Pedal Boards Exposed! Part 2 – Eric Mardis

Ready to ROCK

Ready to ROCK

This is my “rock” pedal board.  I only use this one with tube amps that have high gain distortion channels and effects loops. I use a 100-watt Marshall JCM 900 or my 120-watt Peavey JSX head.   I hate distortion pedals (save for one which will remain un-named until next time) so there is no better way to go for me than to set it up like this:

First, for those who don’t know, an “effects loop” allows you to place your modulation and time based effects (chorus/flange/phase/delay/pitch shift) AFTER your distortion. Basically, the signal jumps out of the amp after your preamp section, hits whatever pedals that need to be in the loop, then back into the amp before heading to the power section…  makes for much “cleaner” tones.

In my case, this board is split in two:Â Pedals that hit the front of the amp, and pedals in the loop.

Cables: I use George L cables and ends cut to length… I recently added a Pedalsnake which stows nicely below, has lines for the front of the amp, effects loop send/return, and even a power line for juice.  This snake eliminated (4) 18-foot cables and the extension cord that provided front stage power. Now I have one cable that runs from board to amp! Much cleaner and faster to setup/tear down.

Front end:  It starts of with the good ol’ BOSS TU-2 stage tuner. This guy powers everything on the board as well thanks to a ROLAND PCS-20A multicord.  From there the signal heads to a Morely “Bad Horse” Wah.  Yes, this pedal was designed in conjuction with Steve Vai, but the reason I bought it was the lack of a toe-switch.  It’s always in the “up” position, so when you step on it it engages. When you release, it has a 1 second buffer and you’re back to your sound.  I always hated switches on wahs… so here it is. Dunlop makes a nice CryBaby now with this feature.   From the wah we head straight to the input of the amp.  (Sometimes I’ll pop a Keeley Comp or MXR Dyna Comp into the spot before the wah… comps sound best in front too.)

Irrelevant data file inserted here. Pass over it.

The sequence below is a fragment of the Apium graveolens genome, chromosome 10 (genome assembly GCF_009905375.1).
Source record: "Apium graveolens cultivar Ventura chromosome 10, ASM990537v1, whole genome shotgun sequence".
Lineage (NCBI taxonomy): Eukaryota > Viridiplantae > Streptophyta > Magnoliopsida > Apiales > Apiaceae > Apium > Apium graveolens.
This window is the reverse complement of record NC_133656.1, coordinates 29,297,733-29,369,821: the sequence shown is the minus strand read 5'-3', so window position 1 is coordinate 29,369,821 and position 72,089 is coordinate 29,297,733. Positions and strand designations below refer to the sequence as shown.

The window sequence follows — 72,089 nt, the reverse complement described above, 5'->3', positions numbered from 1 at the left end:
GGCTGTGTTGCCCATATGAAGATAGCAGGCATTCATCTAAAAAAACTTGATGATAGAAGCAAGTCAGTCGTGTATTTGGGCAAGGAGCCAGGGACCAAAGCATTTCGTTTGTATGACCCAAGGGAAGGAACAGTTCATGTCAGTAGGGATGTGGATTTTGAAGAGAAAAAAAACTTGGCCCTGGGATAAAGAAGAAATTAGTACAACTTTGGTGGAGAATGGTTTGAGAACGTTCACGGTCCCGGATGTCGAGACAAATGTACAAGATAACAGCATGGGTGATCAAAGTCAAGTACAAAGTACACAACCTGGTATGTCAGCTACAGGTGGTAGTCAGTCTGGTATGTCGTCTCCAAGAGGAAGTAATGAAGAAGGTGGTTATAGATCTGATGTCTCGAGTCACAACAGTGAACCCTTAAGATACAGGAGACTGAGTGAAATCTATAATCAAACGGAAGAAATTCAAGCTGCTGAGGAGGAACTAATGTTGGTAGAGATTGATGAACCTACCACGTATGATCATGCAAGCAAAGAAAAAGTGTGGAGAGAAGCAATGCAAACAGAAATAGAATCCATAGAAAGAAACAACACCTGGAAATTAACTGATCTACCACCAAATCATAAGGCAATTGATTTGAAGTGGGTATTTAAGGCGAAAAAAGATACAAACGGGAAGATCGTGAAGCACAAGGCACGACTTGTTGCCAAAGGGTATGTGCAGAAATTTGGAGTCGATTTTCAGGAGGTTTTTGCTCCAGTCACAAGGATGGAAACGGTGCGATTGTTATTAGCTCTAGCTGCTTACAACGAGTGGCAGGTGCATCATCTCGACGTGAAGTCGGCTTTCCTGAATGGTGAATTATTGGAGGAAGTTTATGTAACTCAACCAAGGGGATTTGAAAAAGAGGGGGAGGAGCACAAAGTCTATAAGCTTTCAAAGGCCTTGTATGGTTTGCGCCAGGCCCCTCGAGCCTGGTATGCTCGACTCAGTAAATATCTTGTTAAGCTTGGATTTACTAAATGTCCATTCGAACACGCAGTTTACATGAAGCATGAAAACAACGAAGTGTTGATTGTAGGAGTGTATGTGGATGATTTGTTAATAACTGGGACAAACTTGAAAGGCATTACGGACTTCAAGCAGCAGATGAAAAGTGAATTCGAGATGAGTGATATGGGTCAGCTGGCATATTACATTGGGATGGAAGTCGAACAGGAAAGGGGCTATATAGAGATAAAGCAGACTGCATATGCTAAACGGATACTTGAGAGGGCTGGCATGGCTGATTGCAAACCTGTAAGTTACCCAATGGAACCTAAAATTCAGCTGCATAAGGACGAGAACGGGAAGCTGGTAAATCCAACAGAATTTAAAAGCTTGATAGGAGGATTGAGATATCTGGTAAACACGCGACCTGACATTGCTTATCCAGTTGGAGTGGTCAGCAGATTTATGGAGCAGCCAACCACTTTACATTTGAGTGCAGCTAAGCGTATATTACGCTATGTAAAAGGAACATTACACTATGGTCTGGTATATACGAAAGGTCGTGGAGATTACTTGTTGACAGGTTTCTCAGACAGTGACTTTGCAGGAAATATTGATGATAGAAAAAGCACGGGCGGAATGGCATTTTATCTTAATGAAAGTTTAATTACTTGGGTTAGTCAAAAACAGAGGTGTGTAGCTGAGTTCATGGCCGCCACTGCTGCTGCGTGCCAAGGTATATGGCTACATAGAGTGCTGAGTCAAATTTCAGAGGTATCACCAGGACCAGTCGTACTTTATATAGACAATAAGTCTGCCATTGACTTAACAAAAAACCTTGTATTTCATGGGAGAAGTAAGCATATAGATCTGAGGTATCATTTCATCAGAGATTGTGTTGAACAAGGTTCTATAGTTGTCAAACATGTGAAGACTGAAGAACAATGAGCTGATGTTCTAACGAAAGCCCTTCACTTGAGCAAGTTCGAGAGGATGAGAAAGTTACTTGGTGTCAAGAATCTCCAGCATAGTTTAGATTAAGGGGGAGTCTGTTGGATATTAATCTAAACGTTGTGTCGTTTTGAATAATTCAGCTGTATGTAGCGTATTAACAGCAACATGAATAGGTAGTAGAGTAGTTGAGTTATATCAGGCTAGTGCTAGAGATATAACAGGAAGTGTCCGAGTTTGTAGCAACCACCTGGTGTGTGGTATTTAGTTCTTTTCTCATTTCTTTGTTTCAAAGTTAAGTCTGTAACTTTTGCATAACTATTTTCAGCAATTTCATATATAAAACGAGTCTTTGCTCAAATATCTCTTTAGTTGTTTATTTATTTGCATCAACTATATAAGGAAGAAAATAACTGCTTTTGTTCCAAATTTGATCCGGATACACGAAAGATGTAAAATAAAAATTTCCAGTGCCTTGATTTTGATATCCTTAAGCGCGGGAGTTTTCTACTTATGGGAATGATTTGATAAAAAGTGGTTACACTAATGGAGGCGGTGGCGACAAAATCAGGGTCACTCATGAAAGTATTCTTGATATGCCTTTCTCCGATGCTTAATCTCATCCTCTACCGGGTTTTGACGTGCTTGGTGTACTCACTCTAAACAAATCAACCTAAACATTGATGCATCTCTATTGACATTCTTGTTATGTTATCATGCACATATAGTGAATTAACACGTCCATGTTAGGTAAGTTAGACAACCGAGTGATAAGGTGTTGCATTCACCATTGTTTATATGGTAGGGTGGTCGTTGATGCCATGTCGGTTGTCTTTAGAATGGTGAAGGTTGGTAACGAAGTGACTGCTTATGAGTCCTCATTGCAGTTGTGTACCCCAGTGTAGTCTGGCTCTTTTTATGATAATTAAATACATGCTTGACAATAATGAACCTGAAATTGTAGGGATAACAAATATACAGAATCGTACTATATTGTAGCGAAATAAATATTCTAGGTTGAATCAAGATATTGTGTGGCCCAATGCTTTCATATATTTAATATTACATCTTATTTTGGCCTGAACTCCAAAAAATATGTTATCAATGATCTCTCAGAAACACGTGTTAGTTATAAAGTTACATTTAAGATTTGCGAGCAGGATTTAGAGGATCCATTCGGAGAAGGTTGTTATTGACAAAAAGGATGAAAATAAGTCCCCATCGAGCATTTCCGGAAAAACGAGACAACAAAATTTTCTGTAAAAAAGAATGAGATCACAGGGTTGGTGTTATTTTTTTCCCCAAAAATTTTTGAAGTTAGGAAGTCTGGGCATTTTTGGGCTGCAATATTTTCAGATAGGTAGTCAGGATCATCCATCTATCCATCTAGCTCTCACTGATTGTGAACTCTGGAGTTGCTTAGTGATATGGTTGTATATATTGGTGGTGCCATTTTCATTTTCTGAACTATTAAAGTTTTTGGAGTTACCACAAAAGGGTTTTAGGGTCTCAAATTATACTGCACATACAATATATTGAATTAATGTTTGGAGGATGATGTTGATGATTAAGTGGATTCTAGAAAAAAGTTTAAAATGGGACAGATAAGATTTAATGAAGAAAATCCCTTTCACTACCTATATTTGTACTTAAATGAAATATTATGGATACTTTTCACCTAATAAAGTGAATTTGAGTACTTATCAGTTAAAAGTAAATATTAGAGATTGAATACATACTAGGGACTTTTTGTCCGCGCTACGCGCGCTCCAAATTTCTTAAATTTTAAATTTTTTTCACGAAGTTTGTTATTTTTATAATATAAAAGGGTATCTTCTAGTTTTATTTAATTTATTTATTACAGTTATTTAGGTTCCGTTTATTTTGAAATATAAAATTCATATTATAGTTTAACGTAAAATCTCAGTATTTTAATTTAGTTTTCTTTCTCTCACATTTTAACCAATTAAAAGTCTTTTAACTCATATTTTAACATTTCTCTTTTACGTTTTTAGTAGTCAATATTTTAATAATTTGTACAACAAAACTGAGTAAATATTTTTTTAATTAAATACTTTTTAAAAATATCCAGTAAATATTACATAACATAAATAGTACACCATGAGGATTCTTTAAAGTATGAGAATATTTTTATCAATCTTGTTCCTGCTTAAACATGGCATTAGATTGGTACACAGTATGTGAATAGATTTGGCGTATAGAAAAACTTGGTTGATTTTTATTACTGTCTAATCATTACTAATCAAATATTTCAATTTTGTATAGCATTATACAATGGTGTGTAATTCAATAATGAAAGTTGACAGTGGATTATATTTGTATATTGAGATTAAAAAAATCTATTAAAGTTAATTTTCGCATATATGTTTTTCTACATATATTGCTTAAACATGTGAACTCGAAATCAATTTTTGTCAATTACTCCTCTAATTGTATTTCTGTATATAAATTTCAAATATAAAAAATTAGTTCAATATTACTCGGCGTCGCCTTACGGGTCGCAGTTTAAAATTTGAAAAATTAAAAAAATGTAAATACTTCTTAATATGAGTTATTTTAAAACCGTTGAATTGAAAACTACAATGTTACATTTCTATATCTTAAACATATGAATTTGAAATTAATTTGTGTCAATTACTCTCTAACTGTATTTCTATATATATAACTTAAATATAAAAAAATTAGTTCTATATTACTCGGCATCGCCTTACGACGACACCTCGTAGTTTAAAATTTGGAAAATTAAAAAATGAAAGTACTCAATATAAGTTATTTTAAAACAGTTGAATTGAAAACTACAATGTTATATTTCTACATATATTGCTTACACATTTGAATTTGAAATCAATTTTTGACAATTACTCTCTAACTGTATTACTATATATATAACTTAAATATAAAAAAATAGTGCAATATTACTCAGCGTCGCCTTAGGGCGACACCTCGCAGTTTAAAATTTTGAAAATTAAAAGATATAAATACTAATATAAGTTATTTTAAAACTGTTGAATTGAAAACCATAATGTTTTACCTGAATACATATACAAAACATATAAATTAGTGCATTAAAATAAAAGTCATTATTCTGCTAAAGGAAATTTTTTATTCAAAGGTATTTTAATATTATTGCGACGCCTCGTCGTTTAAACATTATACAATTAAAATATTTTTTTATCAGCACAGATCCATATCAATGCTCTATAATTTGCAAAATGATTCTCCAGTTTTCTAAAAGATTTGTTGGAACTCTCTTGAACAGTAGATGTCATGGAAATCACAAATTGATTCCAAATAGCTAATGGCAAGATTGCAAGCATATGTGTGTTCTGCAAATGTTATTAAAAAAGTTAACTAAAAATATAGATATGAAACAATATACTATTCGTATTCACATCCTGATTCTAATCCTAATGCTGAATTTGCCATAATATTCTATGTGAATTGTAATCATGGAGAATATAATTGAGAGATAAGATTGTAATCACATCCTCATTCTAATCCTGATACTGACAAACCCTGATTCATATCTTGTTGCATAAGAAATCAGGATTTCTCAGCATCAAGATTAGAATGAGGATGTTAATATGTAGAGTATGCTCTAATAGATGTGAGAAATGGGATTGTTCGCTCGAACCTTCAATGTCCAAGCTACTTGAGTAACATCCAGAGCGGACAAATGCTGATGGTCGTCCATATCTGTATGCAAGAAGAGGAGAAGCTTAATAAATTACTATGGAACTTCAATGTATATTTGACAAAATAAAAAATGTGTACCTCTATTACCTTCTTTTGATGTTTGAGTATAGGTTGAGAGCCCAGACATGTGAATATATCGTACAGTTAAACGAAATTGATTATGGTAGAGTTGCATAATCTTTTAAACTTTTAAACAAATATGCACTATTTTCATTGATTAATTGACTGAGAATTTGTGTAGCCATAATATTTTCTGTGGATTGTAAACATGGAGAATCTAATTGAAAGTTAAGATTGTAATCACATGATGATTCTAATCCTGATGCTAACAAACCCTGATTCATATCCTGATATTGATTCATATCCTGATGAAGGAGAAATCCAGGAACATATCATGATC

Loop: First, a BOSS CE-5 Chrous Ensemble.  Don’t use it much, but it’s there. Then we go to a Morley “Little Alligator” Volume pedal. Yes, another Steve Vai-ism. I got this because it works great, has a min volume control, and matches my Wah. One note here: Vol pedals can go either in front or in the loop.  I chose “in the loop” because I wanted a master volume. If you go in front of the loop, it acts more like the volume knob on the guitar… it cleans up your distortion. Both methods have their uses. From here we go to a BOSS HR-2 Harmonist. This takes the note you play and adds 2 voices of intelligent harmony over it. Just set the Key and what intervals you want. (A little basic music theory helps here) – Basically a pitch shifter, this things sounds like Iron Maiden in a box when distorted single note lines a played. You can only use this pedal once or twice a night – but when you do, it’s like showing a card trick to a dog! Hilarious.  From here the signal heads to a BOSS DD-6 Delay, then back to the effects return on the loop.

The board itself is made by Pedal Pad.

I generally use my Music Man JP6 or my 1981 Gibson Les Paul Custom with this rig.

This board has been in use for about 6 years – it has served me well.  Next: my “jazz” pedal board! – Eric Mardis

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